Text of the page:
Research Goals and Activities

Our overall goal is to understand drinking in specific situations or contexts in greater detail so we can develop ways to protect young people in these specific circumstances.

To achieve this goal, we use a mixed-method approach with telephone surveys, day-to-day surveys during weekends (Ecological Momentary Assessments, EMA) and qualitative interviews with adolescents:

  • We use telephone surveys to obtain information from adolescents about their drinking behaviors and alcohol-related problems in the past year and past month, how many times they drink alcohol in different places, and specific details about characteristics and problems of the most recent drinking events.  This survey allows us to investigate statistical associations between drinking situations, consumption, and problems, and identify a sample of drinking and non-drinking young people for day-to-day surveys. 
  • Smartphone surveys enable us to collect day-to-day information over weekends from a smaller group of adolescents.  In these brief surveys we ask whether, how much, where, when, with whom, and under what circumstances they have been drinking over the past 3 hours, and whether they have experienced any problems as a result of this drinking.  This provides us with fine-grained information about drinking situations and problems and helps us see the causal impacts of drinking in specific contexts.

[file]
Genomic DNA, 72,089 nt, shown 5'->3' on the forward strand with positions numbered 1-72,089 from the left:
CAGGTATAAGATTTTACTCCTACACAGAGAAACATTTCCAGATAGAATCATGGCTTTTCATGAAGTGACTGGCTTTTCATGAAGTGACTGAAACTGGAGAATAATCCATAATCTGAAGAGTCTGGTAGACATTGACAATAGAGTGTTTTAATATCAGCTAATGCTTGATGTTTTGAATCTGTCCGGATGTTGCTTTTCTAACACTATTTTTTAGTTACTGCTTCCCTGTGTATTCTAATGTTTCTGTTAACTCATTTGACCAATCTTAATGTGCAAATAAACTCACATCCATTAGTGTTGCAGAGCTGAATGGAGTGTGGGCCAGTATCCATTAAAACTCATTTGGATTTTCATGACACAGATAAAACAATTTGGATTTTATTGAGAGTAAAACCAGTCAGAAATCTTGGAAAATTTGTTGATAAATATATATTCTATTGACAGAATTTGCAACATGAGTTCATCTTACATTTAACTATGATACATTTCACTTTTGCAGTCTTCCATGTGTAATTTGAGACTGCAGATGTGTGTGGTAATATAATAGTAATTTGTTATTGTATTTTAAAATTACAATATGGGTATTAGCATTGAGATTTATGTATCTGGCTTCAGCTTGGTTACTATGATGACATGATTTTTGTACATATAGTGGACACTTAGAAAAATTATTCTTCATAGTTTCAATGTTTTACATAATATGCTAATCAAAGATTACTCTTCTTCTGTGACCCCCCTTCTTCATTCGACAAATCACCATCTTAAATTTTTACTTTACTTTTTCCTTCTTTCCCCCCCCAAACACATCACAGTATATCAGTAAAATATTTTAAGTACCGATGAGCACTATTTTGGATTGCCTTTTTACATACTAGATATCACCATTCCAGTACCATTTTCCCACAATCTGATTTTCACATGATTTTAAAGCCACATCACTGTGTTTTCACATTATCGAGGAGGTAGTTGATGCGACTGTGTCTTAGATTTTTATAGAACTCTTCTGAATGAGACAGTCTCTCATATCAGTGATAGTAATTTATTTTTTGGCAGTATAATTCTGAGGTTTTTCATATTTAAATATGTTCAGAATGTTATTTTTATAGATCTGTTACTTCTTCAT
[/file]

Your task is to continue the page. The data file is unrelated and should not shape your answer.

Here is an outline of typical Smartphone data gathered from one individual:

  • We interview adolescents to find out about their experiences and descriptions of places and situations where they drink alcohol and use other substances. We also ask about problems related to these situations.
  • We use follow-up surveys with our adolescent participants to investigate how drinking locations and situations and alcohol problems change as young people get older.


Using these different methods we have already found out some surprising things about adolescent drinking.  We have found that:

  • Different adolescents (e.g., heavier drinkers or males) drink in many different contexts. Heavier drinkers, for example, tend to drink in specific places like parking lots or street corners.